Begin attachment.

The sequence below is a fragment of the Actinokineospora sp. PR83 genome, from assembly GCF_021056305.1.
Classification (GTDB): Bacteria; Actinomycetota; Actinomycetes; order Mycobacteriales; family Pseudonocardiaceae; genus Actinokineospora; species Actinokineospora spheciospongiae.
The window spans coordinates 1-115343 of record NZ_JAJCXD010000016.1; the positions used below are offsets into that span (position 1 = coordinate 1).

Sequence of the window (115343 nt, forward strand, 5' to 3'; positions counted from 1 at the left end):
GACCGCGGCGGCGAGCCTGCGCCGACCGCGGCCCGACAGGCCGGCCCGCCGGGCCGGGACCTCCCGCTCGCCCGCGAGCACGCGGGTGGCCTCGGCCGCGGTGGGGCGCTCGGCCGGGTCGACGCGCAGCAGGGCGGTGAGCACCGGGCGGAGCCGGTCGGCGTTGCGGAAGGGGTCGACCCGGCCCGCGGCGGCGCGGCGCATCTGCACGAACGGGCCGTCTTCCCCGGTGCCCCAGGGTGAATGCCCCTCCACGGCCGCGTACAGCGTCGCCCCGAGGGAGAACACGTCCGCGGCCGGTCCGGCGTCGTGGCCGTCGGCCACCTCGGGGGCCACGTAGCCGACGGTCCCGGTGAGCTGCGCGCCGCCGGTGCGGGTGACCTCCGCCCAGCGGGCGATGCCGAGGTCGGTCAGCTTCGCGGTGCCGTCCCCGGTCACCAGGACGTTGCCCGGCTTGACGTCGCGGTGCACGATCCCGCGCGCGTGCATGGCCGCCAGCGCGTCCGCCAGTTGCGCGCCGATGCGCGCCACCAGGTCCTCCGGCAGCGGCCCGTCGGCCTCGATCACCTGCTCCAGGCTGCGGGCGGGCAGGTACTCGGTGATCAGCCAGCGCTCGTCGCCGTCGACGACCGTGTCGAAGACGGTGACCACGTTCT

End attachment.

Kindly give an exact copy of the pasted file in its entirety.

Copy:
The sequence below is a fragment of the Actinokineospora sp. PR83 genome, from assembly GCF_021056305.1.
Classification (GTDB): Bacteria; Actinomycetota; Actinomycetes; order Mycobacteriales; family Pseudonocardiaceae; genus Actinokineospora; species Actinokineospora spheciospongiae.
The window spans coordinates 1-115343 of record NZ_JAJCXD010000016.1; the positions used below are offsets into that span (position 1 = coordinate 1).

Sequence of the window (115343 nt, forward strand, 5' to 3'; positions counted from 1 at the left end):
GACCGCGGCGGCGAGCCTGCGCCGACCGCGGCCCGACAGGCCGGCCCGCCGGGCCGGGACCTCCCGCTCGCCCGCGAGCACGCGGGTGGCCTCGGCCGCGGTGGGGCGCTCGGCCGGGTCGACGCGCAGCAGGGCGGTGAGCACCGGGCGGAGCCGGTCGGCGTTGCGGAAGGGGTCGACCCGGCCCGCGGCGGCGCGGCGCATCTGCACGAACGGGCCGTCTTCCCCGGTGCCCCAGGGTGAATGCCCCTCCACGGCCGCGTACAGCGTCGCCCCGAGGGAGAACACGTCCGCGGCCGGTCCGGCGTCGTGGCCGTCGGCCACCTCGGGGGCCACGTAGCCGACGGTCCCGGTGAGCTGCGCGCCGCCGGTGCGGGTGACCTCCGCCCAGCGGGCGATGCCGAGGTCGGTCAGCTTCGCGGTGCCGTCCCCGGTCACCAGGACGTTGCCCGGCTTGACGTCGCGGTGCACGATCCCGCGCGCGTGCATGGCCGCCAGCGCGTCCGCCAGTTGCGCGCCGATGCGCGCCACCAGGTCCTCCGGCAGCGGCCCGTCGGCCTCGATCACCTGCTCCAGGCTGCGGGCGGGCAGGTACTCGGTGATCAGCCAGCGCTCGTCGCCGTCGACGACCGTGTCGAAGACGGTGACCACGTTCT